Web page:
Occupational Asthma Reference

Krop EJM, van de Pol MA, Lutter R, Heederik DJJ, Aalberse RC, van der Zee JS, Dynamics in cytokine responses during the development of occupational sensitization to rats, Allergy, 2010;65:1227-1233,

Keywords: rat,laboratory animal, IL4, mechanism

Known Authors

Dick Heederik, Institute of Risk Assessment Sciences, Utrecht Dick Heederik

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Abstract

Background: Occupational allergy forms an attractive model to study the development of allergic responses, as in some occupations it has a high incidence and develops quickly. In a cohort of starting laboratory animal workers, we previously found 20% sensitization to animal allergens within 2 years.

Methods: We compared cellular responses of incident laboratory animal workers who developed rat-specific sensitization (cases, n = 18) during 2 years of follow-up to control animal workers matched for atopic status but without sensitization after follow-up (controls, n = 18). Practically, this is a case–control study, nested within the cohort. Rat-specific IgE antibodies were measured in sera, and allergen-specific and nonspecific cytokine responses were measured in whole blood and in isolated peripheral blood mononuclear cells.

Results: Self-reported allergic symptoms were related to the presence of rat-specific IgE (P = 0.01). Cases developed a rat allergen–specific interleukin (IL)-4 response during sensitization, while controls did not show an increased IL-4 response (at visit D: 33 vs 5 IL-4 producing cells/106 cells, P < 0.001). The IL-4 response was related to the levels of rat-specific IgE in cases (visit D: rho = 0.706, P < 0.001). By contrast, allergen-specific IL-10 and interferon (IFN) responses as well as nonspecific cytokine responses were comparable between cases and controls.

Conclusion: This study is the first to show the development of an allergen-specific IL-4 response in adult human subjects during allergen-specific sensitization. This IL-4 response was quantitatively associated with the development of the specific IgE antibodies. Allergen-specific or nonspecific IL-10 and IFN responses showed no protective effect on the development of allergic sensitization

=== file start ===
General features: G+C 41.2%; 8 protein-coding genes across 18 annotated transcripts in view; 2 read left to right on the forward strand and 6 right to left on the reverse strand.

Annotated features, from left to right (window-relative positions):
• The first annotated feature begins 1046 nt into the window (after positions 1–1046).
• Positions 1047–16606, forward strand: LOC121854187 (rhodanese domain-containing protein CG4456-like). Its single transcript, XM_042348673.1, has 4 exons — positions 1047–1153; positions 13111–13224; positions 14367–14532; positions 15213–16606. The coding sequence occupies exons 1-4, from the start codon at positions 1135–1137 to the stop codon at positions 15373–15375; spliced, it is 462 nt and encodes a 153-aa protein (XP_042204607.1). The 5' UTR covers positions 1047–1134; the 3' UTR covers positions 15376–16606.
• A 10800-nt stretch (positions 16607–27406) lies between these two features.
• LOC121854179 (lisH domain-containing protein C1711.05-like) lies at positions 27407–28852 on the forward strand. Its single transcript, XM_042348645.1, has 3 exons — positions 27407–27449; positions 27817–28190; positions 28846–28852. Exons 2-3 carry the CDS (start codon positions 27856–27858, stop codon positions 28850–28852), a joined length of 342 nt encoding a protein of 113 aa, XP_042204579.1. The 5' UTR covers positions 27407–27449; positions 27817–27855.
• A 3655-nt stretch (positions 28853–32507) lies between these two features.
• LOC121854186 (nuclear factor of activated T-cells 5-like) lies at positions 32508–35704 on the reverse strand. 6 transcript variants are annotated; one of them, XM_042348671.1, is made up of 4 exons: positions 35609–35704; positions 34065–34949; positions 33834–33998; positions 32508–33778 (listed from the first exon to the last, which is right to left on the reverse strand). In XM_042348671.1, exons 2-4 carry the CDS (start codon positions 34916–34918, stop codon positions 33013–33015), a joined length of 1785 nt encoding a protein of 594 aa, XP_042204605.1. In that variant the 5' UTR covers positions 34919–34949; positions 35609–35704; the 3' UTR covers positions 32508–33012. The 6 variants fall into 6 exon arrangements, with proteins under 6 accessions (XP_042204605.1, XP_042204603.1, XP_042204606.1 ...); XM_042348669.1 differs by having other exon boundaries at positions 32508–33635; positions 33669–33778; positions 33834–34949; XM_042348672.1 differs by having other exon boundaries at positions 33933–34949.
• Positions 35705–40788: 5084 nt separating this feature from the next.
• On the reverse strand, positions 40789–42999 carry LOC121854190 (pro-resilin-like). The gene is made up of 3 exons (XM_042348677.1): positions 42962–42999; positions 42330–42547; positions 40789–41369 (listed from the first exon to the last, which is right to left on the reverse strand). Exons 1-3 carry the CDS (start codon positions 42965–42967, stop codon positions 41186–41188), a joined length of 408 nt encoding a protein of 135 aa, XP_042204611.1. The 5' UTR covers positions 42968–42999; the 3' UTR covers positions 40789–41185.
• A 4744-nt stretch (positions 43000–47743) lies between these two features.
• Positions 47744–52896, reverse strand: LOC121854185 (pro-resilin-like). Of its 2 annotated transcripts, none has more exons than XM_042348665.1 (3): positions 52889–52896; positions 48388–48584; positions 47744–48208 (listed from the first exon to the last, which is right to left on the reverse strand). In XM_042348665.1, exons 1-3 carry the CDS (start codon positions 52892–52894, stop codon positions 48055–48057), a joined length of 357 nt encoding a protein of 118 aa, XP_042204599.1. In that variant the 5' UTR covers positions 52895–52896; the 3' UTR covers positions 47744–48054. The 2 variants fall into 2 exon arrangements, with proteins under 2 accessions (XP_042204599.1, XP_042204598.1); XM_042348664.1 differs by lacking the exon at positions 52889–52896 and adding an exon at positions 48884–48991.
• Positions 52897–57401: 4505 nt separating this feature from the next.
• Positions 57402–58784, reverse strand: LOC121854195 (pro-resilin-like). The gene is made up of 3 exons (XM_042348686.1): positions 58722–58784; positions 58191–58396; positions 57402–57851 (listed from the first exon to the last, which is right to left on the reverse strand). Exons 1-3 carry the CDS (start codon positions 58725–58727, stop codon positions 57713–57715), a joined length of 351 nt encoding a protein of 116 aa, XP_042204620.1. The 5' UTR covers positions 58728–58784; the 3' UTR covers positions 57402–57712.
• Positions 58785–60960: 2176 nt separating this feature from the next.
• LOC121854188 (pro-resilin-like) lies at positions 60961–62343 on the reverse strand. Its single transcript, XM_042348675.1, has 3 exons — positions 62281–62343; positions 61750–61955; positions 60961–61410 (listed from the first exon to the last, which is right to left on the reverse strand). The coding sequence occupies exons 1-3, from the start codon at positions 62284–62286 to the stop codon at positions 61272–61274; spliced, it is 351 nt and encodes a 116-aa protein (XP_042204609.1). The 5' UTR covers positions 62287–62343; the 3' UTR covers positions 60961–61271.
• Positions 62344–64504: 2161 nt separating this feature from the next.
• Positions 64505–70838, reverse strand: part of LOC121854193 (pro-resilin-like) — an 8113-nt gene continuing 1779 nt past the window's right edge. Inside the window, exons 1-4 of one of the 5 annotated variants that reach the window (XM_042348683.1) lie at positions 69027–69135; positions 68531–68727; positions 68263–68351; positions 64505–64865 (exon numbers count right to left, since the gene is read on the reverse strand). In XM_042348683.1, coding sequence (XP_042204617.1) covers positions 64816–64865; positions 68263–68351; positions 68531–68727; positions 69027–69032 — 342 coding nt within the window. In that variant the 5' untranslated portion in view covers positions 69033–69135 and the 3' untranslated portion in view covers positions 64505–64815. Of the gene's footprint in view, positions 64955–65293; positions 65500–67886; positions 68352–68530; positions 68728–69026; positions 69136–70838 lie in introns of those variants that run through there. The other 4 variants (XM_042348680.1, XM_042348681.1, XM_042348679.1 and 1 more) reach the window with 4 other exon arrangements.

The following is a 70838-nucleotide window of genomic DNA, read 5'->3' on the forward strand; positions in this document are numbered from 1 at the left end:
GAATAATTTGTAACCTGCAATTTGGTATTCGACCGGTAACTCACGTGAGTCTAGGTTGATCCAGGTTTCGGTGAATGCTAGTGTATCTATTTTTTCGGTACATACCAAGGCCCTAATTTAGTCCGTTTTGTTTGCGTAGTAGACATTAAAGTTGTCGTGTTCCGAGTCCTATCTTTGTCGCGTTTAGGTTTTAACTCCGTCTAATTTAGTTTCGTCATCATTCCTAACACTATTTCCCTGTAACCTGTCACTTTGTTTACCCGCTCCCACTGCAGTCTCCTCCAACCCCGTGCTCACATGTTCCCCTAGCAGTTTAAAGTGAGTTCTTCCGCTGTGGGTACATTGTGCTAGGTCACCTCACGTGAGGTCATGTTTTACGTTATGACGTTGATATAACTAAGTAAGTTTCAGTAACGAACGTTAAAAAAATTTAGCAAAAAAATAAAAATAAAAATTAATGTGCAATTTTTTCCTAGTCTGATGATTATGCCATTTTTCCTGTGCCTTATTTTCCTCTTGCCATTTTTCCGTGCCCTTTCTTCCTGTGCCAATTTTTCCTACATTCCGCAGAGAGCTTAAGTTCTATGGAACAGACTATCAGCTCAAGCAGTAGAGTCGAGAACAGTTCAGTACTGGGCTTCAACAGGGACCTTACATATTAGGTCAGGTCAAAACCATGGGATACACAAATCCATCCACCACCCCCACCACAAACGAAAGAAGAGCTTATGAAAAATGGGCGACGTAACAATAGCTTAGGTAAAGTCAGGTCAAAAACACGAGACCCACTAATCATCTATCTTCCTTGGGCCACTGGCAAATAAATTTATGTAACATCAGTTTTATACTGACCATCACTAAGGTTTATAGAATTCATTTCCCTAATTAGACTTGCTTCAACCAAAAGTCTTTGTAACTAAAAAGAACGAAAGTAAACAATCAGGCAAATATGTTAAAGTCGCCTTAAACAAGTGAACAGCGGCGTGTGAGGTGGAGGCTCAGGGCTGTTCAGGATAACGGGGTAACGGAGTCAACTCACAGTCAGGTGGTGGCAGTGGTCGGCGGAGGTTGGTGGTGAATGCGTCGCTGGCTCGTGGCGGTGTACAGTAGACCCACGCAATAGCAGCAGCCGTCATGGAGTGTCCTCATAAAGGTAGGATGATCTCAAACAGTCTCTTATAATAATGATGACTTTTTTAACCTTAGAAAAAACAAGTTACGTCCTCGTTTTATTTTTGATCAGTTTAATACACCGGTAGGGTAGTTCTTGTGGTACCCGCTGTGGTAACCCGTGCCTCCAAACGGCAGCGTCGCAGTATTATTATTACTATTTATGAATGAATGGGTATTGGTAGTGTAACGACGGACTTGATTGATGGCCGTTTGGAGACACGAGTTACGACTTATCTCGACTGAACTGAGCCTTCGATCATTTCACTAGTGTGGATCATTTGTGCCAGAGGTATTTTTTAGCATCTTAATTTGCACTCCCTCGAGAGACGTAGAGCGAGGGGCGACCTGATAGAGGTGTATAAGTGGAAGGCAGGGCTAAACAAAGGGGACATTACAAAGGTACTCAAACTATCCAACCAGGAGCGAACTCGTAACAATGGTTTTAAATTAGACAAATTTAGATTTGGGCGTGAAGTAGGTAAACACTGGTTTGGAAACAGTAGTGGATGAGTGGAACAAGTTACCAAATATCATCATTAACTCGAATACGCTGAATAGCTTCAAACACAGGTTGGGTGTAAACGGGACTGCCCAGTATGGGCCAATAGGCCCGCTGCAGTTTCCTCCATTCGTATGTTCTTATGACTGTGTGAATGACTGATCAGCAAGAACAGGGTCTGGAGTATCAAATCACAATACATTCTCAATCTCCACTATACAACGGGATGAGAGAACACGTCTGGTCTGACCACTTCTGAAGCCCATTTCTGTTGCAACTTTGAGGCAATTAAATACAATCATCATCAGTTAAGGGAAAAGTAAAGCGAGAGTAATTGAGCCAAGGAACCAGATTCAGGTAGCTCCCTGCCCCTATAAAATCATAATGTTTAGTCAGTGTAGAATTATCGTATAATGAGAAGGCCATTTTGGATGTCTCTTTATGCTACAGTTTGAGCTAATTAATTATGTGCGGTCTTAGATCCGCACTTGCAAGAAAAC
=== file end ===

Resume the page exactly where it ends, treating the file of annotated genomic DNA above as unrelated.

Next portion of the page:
Plain text: Background: Occupational allergy forms an attractive model to study the development of allergic responses, as in some occupations it has a high incidence and develops quickly. In a cohort of starting laboratory animal workers, we previously found 20% sensitization to animal allergens within 2 years. Methods: We compared cellular responses of incident laboratory animal workers who developed rat-specific sensitization (cases, n = 18) during 2 years of follow-up to control animal workers matched for atopic status but without sensitization after follow-up (controls, n = 18). Practically, this is a case-control study, nested within the cohort. Rat-specific IgE antibodies were measured in sera, and allergen-specific and nonspecific cytokine responses were measured in whole blood and in isolated peripheral blood mononuclear cells. Results: Self-reported allergic symptoms were related to the presence of rat-specific IgE (P <= 0.01). Cases developed a rat allergen-specific interleukin (IL)-4 response during sensitization, while controls did not show an increased IL-4 response (at visit D: 33 vs 5 IL-4 producing cells/106 cells, P < 0.001). The IL-4 response was related to the levels of rat-specific IgE in cases (visit D: rho = 0.706, P < 0.001). By contrast, allergen-specific IL-10 and interferon (IFN) responses as well as nonspecific cytokine responses were comparable between cases and controls. Conclusion: This study is the first to show the development of an allergen-specific IL-4 response in adult human subjects during allergen-specific sensitization. This IL-4 response was quantitatively associated with the development of the specific IgE antibodies. Allergen-specific or nonspecific IL-10 and IFN responses showed no protective effect on the development of allergic sensitization

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